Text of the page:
ART AND ALGORITHMS. BEFORE (AND AFTER) MACHINES TOOK OVER
Before machines took over, many issues were resolved following an algorithmic principle with some logic and a little math. The originator of the idea was a Persian mathematician in the eleventh century. Later, the procedure became essential for science, everyday life and art. Basically, the algorithmic methods are in the patterns of Islamic art (see tessellation notation), in the Andean chakana and quipus of the Inca period, in the Renaissance perspective and in other representational devices of the pre-digital era.
At the dawn of computing, links between weaving and algorithmic programming are gathered, as in the punched card loom conceived in 1801 by French inventor Joseph Marie Jacquard and the Analytical Engine developed in 1837 by the British mathematician Charles Baggbage. The latter could do “anything that we know how to order him to do”, according to the British mathematician and writer Ada Lovalace.
So the algorithms were not invented by the operators of the social networks, nor was their intention to control anyone's messages, but rather to sequence the search processes in an organized way. Its principle is in the ability to execute a specific task autonomously, quickly and efficiently. This logic has found fertile ground in various contemporary creative practices, including Generative Art, based on a system of instructions to be executed.
If we stick to the above definition, the concept of Generative Art sounds like something made by automatons and devoid of a soul. However, it is quite the opposite. The programming of this type of art is entirely human, as are its results and connotations. Another different thing are the purposes —aesthetic or not— of the operator and the technical devices (software, hardware, etc.) used for the operation of the generative proposal. As an example of this dilemma, it is enough to remember that the German programmers of the 3D mapping software Terravision (1993) implemented by Art+Com, conceived the idea as part of an artistic project; while the use of a similar resource by Google Earth (2001) has a strictly practical purpose as a "geographic information system", unrelated to any aesthetic implication.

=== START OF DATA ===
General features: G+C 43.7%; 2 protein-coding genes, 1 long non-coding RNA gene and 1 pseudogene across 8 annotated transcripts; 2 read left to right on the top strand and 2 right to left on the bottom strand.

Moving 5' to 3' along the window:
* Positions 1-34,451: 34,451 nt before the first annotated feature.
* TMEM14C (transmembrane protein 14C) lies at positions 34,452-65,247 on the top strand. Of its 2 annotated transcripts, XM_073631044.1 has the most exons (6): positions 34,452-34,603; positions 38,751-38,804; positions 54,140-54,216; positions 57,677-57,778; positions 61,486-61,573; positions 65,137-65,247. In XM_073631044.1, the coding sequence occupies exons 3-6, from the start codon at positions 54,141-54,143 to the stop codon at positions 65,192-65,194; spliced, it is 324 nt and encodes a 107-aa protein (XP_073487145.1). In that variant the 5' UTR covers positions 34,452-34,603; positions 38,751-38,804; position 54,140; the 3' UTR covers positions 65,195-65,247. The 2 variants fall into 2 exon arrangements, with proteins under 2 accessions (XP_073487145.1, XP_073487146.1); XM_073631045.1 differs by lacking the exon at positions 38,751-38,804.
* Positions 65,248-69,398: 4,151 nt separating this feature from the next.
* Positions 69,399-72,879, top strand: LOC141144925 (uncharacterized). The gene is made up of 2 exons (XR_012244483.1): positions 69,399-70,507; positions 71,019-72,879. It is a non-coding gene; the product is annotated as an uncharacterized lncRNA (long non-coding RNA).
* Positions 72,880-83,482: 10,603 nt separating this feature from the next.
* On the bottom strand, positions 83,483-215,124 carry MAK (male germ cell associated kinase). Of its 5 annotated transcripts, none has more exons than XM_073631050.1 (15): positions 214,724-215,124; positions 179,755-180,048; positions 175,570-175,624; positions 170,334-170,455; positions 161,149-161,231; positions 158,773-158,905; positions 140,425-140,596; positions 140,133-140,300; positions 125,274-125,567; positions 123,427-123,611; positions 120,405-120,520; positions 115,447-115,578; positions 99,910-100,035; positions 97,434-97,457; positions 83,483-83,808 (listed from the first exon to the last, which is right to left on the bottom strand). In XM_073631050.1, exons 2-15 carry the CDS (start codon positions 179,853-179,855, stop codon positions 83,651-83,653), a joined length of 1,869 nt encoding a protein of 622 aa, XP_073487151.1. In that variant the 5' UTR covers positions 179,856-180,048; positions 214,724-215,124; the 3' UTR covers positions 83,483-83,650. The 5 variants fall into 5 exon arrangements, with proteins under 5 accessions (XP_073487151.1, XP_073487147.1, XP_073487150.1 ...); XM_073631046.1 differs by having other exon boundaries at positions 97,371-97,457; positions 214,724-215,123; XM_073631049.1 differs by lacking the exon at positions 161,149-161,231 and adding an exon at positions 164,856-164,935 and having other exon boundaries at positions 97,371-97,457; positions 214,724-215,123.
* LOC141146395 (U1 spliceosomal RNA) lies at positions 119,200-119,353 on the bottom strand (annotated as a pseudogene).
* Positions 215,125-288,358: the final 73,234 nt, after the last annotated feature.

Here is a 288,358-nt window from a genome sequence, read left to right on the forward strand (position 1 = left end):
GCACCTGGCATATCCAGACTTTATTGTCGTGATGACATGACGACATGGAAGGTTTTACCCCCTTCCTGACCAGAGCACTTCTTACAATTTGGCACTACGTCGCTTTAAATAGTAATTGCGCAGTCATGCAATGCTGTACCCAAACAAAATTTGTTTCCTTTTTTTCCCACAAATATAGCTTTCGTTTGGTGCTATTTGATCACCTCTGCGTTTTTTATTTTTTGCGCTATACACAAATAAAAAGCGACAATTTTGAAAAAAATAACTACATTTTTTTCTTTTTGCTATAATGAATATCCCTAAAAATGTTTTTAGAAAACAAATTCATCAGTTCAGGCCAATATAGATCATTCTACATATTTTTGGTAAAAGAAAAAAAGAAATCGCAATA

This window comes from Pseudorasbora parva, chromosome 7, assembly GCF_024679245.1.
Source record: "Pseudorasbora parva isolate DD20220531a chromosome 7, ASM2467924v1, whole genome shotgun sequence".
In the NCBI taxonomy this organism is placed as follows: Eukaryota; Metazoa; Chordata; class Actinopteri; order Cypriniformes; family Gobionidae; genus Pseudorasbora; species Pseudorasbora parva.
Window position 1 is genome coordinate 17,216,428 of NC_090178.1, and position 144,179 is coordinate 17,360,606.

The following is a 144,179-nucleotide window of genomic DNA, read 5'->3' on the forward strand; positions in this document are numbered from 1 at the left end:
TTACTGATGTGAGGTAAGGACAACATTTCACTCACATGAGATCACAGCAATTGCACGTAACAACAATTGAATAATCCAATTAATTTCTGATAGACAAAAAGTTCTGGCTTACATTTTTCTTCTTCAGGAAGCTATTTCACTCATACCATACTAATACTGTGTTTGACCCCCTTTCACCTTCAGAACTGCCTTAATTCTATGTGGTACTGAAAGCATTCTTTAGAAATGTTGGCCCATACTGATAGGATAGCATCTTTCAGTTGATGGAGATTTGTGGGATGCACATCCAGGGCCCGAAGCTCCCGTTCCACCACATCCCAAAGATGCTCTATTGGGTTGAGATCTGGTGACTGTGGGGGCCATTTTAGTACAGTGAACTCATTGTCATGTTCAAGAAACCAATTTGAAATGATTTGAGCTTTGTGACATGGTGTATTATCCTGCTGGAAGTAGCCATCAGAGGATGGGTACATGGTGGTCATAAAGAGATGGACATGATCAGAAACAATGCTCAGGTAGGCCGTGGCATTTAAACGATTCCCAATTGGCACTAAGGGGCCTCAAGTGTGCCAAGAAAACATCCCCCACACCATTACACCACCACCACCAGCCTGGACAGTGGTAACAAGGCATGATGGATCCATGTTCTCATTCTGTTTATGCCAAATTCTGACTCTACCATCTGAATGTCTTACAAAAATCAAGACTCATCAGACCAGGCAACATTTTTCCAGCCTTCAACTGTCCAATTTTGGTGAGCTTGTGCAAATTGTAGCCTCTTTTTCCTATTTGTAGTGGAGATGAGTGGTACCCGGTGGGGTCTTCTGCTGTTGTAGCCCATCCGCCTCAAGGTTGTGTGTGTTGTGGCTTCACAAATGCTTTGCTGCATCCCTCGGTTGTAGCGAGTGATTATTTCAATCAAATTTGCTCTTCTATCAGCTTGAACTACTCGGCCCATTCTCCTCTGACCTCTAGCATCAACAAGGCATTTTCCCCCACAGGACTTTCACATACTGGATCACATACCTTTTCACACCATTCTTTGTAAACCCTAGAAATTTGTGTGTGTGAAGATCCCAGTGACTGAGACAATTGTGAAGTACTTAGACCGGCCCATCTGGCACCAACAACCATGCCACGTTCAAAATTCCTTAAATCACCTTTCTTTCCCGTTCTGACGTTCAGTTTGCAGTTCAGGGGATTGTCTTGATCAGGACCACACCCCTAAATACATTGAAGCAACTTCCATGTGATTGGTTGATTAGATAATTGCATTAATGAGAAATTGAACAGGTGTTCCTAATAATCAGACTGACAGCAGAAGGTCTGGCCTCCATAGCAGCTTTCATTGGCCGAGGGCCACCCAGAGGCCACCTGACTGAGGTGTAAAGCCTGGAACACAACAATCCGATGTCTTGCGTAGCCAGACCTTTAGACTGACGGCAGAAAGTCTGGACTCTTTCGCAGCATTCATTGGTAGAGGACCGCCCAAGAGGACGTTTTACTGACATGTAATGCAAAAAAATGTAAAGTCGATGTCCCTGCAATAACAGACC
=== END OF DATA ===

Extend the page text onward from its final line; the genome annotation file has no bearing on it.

Currently, Generative Art is related to various modalities such as Systems Art, Algorithm Art, Computer Art, BioArt and Net Art. Their common factor is the use of a protocol of instructions for the carrying out tasks or actions, executed autonomously. In other words, the basis of everything is programming and what is appreciated as a work are the effects derived from a package of previous instructions.
This procedure can also include random variables that allow "free" or unexpected combinations, as can be seen in the work The poetic Clock 2.0 (2000) by Yucef Merhi, designed to generate 86,400 daily variations of the same poem from a finite number of words whose disposition changes for seconds, minutes and hours.
It is important to reiterate that the field of Generative Art is vast and its products are not homogeneous. It does not obey a single aesthetic and the use of machines is not mandatory. In fact, within its jurisdiction are the statistical art of Hans Haacke, the art of instructions by John Baldesary, the computerized propositions of the concretist Waldemar de Cordeiro, the mural diagrams of Sol Lewitt, the works with attari of Yucef Merhi, the graphs by Rodolfo Peraza based on the traffic of information packets, bioelectronic organisms by Sofía Crespo and visual patterns made with algorithms based on demographic indicators, images, sounds and texts by José Luis García R., just to mention a few examples. All these proposals are the result of a systematic prescription that establishes the steps to follow for the execution of the work, which can be carried out by other people or by means of a device that carries out the planned tasks autonomously.
Seen from the present, Generative Art produces much more than polyhedral variations, linear progressions and dot patterns. Texts, complex images, sounds, movements and even living organisms can be programmed. All this from robotics, artificial intelligence, biogenetics, among other disciplines. In most cases, none of these components are visible to the observer who only appreciates what happens before his eyes and not the matrix that generates it. Some say that the creative is in the programming and not in the results. But the crucial question is to discern the thin line that separates technological experiments and artistic creation. At this point, it is worth heeding the warning of Sol Lewitt —an "analog" artist of the 20th century— in his influential writing Sentences for the Conceptual Art (1967): “The idea is the generating machine of art”.